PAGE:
What Relationship Science Can Teach You About Love

Five pearls of scientific wisdom to help you tackle modern-day love, relationships, and dating.


It's hard to find lasting love today. If you follow the prescribed trajectory, first, you date, which involves swimming through a sea of app options, battling behaviors like "ghosting," in a hyper-distracted culture. Next, you couple up and attempt to form a stable bond, all the while juggling career, family, friends, travel, and a million other obligations to split your attention. And once you finally settle into a committed relationship, you're tasked with the not-so-easy job of keeping the flame lit and your partner satisfied for, well, the rest of your life!

Finding love is a tall order for any person, especially given the millennial generation's ideals; the expectation is often that you fall in love with a person who can be a partner, a lover, and a best friend. Thankfully, it's not impossible to find that sort of fulfilling love within a single person-but you need to work at it, choosing, committing to, and growing in a positive direction with the right person.

As you do it, here are some studies to keep in mind about the process of dating, committing, and staying together.

Limit choice to some extent.

Much has been made of the plentiful "options" in present dating culture. Flip open Tinder or Bumble, and you probably have hundreds or thousands of options within your reach. Additionally, a 2014 study showed all the ways daters keep in touch with "backburners"-those people they're not dating now, but might want to date or hook up with later. It's great to realize dating is more varied than ever, and getting together with the right person might even take years. However, while it's one thing to recognize that timing can thwart potential love, or to stay in low-key touch with romantic flames from your past via social media or the occasional text, it's another thing to consider everyone a legitimate option. The Paradox of Choice is real, per psychologist Barry Schwartz; sometimes, imagining too many potential dating choices will make you less happy. So when it comes to finding a relationship, limit choice when looking for someone who might be right for you-and invest accordingly.

Never pretend to be less to score a partner.

In a 2017 study of top MBA students, single women downplayed their ambition when they thought single guys might be able to see their answers; married women did not. Whether conscious or subconscious, pretending to be less than yourself might help you reach a short-term goal like scoring a date, but it's unlikely to help you reach long-term satisfaction. Career is a smart investment for women-something that can help keep you fulfilled, no matter how your relationship status changes throughout a lifetime. Take those opportunities to climb the ladder, and don't worry about what guys might think; the good ones would want you to reach for your dreams. (

For straight women, find a man who "accepts your influence."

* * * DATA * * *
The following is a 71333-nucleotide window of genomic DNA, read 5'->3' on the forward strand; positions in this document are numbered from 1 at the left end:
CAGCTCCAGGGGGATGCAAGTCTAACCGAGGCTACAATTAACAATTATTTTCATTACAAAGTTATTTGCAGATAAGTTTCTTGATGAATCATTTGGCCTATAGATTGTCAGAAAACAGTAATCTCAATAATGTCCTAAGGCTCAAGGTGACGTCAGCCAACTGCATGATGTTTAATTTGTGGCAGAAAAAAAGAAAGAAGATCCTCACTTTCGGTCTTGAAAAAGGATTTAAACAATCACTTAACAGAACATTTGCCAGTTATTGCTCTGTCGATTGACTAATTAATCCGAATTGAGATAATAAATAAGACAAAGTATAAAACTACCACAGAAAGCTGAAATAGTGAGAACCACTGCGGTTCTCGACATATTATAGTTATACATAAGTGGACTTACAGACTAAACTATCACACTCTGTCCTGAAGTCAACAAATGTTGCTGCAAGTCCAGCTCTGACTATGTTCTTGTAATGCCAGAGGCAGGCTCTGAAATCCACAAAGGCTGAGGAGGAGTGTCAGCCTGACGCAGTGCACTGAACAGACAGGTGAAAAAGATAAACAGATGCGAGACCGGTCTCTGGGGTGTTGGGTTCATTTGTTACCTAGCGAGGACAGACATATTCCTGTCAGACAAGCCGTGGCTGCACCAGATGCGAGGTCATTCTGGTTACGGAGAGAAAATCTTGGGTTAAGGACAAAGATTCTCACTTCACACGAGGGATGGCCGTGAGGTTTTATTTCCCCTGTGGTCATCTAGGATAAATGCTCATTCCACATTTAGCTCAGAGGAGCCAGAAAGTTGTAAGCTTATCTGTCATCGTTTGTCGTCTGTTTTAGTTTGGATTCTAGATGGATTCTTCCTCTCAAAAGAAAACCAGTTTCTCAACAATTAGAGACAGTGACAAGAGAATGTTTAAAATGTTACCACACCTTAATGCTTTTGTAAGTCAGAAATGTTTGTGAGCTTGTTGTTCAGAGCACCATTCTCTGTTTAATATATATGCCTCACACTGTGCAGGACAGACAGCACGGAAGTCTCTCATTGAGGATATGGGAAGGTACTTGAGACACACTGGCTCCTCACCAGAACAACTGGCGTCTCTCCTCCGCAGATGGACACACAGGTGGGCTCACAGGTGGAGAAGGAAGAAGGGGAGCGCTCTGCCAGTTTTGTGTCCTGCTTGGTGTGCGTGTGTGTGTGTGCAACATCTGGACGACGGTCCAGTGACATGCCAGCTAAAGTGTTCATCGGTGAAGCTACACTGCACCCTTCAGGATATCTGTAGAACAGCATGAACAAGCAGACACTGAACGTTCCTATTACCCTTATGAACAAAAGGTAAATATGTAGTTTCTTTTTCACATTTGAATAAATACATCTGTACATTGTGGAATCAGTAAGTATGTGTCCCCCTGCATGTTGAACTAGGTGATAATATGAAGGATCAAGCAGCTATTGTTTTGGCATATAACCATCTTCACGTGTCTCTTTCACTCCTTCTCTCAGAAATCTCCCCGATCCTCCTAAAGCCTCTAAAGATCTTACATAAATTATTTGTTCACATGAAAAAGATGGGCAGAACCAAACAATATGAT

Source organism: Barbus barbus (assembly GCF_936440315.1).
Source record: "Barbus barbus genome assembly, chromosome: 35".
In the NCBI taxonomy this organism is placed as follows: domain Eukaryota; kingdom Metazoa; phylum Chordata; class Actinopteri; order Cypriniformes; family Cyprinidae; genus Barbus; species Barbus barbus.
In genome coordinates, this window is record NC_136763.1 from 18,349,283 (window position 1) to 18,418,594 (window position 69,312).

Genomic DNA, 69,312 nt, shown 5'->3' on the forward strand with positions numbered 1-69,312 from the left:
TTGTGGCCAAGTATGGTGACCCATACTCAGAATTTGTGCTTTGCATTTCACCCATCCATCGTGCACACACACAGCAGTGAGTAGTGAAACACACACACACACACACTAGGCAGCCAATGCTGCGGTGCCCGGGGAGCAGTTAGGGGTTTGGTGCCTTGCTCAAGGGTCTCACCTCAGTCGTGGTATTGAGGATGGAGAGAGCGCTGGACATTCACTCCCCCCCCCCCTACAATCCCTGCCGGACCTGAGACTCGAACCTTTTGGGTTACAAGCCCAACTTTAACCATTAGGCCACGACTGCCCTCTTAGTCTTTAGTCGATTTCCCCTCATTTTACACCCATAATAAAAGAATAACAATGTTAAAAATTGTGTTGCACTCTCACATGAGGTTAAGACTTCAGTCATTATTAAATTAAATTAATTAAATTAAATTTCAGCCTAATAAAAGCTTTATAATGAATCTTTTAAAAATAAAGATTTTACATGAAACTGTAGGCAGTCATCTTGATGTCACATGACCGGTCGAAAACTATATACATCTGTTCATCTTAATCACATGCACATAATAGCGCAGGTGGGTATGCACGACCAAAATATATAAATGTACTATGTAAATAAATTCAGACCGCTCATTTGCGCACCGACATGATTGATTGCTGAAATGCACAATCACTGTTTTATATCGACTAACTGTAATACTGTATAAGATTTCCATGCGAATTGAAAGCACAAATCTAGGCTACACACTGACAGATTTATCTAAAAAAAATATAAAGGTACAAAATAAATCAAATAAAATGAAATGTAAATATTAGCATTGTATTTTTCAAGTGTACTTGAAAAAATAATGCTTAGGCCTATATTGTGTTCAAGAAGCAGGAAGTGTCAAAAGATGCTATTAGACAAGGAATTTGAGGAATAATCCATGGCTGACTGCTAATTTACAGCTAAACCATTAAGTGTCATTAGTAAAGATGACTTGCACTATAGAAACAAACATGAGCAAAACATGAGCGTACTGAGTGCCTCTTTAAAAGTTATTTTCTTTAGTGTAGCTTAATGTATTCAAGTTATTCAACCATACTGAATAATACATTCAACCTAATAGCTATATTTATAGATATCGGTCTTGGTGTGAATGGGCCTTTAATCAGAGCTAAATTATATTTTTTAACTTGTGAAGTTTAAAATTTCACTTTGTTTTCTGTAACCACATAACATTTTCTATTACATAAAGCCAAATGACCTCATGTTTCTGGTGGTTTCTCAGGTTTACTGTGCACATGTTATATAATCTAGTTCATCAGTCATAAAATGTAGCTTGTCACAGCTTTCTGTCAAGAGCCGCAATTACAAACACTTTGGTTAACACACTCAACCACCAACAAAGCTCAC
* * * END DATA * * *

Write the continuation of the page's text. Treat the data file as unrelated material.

Toxic masculinity is currently at the forefront of the cultural conversation when it comes to dating-so it's important to consider carefully whether you see potentially negative behaviors early on. Way back in 1998, marriage researcher John Gottman found that couples were far more successful if a husband accepted his wife's influence. (While the opposite is also true, women typically already accept influence from their male partners.) That means he doesn't stonewall after an argument, or he doesn't get defensive when you nicely point out something he might do better or state your feelings. If you want a strong relationship, make sure you listen to each other, without defensiveness or negative tactics. Your partner's reaction to conflict might give you key information about your ability to be satisfied in that relationship long-term.

Look for a partner who makes you better, not comfortable.

It's great to feel like you can be yourself around your partner, that you can let your hair down, have bad days, or share things you've never told anyone. However, these behaviors might not be indicators of the best kind of relationships. In a 2017 study, researchers discovered that the strongest, most fulfilling bonds were between two people who felt like their best selves in a given relationship-not like their actual selves. Today, men and women have never wanted more for their long-term loves, and the essence of what millennials want is growth. Look for a person who inspires you and helps you work toward your personal goals, whether that's going back to graduate school or training for a marathon together. If you find that, you'll be a stronger couple, too.

The secret to a great relationship might be simpler than you think: kindness.

In his book The Science of Happily Ever After, psychologist Ty Tashiro found that some of the hallmarks of couples who make it last weren't grand gestures or romantic getaways. One discovery? Kindness is a big key to a satisfying long-term relationship. The essence of this finding might be really simple. According to a 2010 study, the more a person sees and experiences kindness from others, the more they will pass that on to others. So, for instance, if you bring your S.O. takeout after a long day at the office or plan a surprise evening out for his birthday, there's a good chance he'll return the favor in some other way, another time. If you notice this simple reciprocity early on, instead of noticing withholding or selfishness, you're likely to have the foundations for a good, strong, lasting bond.

Jenna Birch is author of The Love Gap: A Radical Plan to Win In Life and Love.

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